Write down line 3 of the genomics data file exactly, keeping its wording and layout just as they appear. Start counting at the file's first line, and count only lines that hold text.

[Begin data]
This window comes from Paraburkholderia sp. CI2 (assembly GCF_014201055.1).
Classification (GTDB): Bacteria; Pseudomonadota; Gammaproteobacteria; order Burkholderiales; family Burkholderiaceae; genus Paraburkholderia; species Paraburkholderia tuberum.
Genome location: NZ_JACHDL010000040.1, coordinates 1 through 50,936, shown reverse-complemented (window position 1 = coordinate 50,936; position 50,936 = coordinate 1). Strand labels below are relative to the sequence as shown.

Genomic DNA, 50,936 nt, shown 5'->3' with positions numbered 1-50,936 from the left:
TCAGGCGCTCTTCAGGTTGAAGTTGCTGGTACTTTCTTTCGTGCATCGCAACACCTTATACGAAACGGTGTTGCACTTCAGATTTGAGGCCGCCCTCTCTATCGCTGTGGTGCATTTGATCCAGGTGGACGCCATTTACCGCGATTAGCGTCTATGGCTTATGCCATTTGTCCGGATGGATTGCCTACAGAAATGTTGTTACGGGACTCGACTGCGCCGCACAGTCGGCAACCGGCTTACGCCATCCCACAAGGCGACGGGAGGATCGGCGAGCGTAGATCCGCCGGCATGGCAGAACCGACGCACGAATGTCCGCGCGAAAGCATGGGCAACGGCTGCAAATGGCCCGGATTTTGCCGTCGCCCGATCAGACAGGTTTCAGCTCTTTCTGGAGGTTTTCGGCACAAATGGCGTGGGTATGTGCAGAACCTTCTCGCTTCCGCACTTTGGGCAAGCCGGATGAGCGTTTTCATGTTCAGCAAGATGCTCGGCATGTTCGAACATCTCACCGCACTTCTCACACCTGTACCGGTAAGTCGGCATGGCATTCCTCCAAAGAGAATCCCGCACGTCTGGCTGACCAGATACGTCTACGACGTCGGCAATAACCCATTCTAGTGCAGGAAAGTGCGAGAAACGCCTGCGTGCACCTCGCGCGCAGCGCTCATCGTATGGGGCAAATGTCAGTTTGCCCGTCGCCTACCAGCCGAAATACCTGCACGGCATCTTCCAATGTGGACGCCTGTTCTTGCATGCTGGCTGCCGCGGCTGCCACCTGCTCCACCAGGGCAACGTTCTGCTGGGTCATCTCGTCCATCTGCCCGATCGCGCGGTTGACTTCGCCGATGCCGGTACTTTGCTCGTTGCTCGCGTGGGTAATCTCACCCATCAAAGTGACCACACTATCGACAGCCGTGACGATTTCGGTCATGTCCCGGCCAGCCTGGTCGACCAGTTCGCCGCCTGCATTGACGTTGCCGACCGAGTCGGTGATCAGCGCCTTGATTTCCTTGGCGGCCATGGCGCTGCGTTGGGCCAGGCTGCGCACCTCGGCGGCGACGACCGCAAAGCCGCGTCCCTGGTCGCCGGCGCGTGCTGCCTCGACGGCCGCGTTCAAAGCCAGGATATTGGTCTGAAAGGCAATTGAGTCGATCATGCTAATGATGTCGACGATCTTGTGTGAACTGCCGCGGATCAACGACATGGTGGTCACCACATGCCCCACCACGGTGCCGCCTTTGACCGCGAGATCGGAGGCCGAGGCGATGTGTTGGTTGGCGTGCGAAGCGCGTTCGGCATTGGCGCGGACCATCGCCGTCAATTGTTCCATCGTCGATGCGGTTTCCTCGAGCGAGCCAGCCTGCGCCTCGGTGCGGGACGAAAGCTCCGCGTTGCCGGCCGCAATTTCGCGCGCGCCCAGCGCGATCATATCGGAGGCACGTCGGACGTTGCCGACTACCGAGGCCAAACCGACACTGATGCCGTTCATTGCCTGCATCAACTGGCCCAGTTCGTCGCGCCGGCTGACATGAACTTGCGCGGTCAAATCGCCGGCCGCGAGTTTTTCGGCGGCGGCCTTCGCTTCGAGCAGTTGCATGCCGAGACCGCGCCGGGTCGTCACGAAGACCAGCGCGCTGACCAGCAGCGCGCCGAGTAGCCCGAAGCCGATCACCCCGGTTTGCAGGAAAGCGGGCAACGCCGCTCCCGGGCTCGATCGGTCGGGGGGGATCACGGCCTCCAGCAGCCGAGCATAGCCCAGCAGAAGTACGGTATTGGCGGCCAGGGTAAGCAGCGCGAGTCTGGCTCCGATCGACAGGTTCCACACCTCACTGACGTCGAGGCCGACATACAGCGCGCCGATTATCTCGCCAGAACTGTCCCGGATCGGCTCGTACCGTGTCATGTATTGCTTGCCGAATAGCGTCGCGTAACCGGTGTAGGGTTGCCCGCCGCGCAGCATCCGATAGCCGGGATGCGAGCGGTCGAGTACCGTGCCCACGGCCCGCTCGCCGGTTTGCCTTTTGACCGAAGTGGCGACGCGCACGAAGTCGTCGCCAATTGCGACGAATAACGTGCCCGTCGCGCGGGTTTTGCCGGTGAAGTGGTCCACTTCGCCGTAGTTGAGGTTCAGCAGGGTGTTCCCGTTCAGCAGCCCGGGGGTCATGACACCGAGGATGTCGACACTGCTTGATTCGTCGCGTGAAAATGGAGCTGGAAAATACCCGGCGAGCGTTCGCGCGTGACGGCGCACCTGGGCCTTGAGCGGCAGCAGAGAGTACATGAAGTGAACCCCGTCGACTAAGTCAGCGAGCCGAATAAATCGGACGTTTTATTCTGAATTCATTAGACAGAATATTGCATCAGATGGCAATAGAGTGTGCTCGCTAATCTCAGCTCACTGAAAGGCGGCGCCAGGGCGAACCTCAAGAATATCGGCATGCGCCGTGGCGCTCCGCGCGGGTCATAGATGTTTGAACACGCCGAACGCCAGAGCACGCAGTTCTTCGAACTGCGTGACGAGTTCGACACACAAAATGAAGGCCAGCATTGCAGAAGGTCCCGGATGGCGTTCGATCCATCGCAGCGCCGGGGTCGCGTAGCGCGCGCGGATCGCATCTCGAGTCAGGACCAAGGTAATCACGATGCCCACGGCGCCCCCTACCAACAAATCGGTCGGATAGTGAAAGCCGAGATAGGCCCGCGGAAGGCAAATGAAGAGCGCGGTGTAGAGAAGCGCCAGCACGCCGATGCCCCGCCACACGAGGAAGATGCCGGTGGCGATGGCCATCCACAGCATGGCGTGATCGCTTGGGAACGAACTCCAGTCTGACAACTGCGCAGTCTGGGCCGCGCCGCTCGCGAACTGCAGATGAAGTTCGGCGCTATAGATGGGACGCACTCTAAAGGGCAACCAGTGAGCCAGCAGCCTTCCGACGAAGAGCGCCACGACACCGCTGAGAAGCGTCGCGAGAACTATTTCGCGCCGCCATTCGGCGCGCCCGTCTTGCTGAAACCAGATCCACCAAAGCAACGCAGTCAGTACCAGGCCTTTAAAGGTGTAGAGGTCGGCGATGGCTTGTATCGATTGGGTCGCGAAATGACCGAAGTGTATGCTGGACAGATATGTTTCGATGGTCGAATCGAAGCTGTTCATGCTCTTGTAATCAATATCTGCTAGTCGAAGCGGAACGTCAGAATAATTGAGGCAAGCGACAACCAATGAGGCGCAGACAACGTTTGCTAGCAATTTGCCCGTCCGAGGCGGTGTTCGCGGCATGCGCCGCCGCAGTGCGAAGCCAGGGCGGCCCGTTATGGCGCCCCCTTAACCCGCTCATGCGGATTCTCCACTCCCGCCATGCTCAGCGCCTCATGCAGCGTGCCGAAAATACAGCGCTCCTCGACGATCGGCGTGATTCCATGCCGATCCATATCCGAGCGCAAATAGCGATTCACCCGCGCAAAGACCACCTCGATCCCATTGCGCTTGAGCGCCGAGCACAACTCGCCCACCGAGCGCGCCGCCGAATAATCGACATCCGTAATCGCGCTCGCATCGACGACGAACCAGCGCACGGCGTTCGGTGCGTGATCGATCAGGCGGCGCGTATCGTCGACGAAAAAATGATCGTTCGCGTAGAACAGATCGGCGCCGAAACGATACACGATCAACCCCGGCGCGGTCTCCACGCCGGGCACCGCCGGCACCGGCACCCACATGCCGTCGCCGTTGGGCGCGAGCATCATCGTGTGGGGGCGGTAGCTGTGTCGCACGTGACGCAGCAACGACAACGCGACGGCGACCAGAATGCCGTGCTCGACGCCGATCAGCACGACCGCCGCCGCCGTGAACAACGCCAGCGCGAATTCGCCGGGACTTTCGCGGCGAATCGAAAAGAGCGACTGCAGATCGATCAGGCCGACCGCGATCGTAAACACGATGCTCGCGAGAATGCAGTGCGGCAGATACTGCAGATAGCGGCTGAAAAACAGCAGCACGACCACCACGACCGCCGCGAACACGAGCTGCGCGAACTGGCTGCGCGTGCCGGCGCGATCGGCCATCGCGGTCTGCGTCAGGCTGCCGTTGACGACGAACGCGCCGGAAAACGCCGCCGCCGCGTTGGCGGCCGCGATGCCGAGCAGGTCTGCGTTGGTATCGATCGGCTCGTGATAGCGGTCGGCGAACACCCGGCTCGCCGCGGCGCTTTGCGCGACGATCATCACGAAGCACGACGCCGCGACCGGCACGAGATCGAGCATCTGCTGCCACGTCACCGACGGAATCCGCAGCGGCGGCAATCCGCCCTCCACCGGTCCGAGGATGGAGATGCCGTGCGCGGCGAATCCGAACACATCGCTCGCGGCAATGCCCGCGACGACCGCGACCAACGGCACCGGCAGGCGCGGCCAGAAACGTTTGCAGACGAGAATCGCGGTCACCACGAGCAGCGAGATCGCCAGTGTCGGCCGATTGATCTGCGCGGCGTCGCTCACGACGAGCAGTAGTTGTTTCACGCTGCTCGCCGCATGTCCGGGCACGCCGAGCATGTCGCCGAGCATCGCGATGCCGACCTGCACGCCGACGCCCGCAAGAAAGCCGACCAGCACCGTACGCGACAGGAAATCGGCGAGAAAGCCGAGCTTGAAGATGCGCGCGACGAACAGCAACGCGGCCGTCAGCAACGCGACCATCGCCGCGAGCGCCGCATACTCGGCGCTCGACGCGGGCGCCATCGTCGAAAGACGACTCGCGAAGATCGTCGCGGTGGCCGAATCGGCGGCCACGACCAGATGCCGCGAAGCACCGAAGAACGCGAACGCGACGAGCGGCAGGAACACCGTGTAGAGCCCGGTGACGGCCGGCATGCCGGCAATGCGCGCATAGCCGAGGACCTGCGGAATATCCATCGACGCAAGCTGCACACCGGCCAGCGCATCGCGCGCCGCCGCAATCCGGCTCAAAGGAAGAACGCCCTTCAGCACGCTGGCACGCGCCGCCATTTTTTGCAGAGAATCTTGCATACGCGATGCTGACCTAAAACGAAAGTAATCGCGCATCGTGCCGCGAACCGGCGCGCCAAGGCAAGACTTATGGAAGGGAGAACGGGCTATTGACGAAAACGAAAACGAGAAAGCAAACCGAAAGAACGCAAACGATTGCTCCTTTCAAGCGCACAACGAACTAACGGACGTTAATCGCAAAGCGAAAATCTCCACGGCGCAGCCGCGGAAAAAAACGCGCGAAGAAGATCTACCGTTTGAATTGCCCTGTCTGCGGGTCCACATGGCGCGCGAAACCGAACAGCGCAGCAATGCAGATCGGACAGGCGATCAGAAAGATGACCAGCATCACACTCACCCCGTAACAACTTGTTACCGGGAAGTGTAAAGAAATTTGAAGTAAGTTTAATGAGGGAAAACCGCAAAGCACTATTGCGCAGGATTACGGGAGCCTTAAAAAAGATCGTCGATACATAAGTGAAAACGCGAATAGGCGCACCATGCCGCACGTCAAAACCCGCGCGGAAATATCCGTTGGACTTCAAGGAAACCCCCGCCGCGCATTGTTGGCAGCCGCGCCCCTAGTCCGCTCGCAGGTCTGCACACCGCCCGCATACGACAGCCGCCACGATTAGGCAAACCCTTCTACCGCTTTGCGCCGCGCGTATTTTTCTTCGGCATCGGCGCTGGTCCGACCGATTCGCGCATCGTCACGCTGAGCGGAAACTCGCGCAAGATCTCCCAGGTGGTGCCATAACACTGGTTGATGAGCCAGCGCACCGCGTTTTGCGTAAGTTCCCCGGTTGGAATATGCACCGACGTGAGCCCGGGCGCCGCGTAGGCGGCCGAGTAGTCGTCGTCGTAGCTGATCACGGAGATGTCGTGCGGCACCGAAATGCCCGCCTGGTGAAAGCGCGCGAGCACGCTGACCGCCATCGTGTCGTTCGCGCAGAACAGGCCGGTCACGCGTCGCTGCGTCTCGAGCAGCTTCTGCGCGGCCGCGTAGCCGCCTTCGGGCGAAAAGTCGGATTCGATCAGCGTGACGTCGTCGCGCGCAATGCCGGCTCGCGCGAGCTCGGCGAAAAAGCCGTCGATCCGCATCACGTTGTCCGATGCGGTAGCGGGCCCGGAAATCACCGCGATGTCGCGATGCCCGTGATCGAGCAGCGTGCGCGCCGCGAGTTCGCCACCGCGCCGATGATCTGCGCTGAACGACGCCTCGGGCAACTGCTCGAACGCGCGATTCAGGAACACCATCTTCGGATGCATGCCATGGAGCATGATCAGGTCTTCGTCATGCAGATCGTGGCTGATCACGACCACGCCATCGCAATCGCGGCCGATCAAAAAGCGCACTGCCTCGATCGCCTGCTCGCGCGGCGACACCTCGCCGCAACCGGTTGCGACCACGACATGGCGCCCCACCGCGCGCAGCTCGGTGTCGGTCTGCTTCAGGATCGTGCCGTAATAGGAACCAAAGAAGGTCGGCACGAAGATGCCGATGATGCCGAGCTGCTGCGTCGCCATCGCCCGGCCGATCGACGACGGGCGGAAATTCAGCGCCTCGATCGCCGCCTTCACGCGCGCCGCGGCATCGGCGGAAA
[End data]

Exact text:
Genome location: NZ_JACHDL010000040.1, coordinates 1 through 50,936, shown reverse-complemented (window position 1 = coordinate 50,936; position 50,936 = coordinate 1). Strand labels below are relative to the sequence as shown.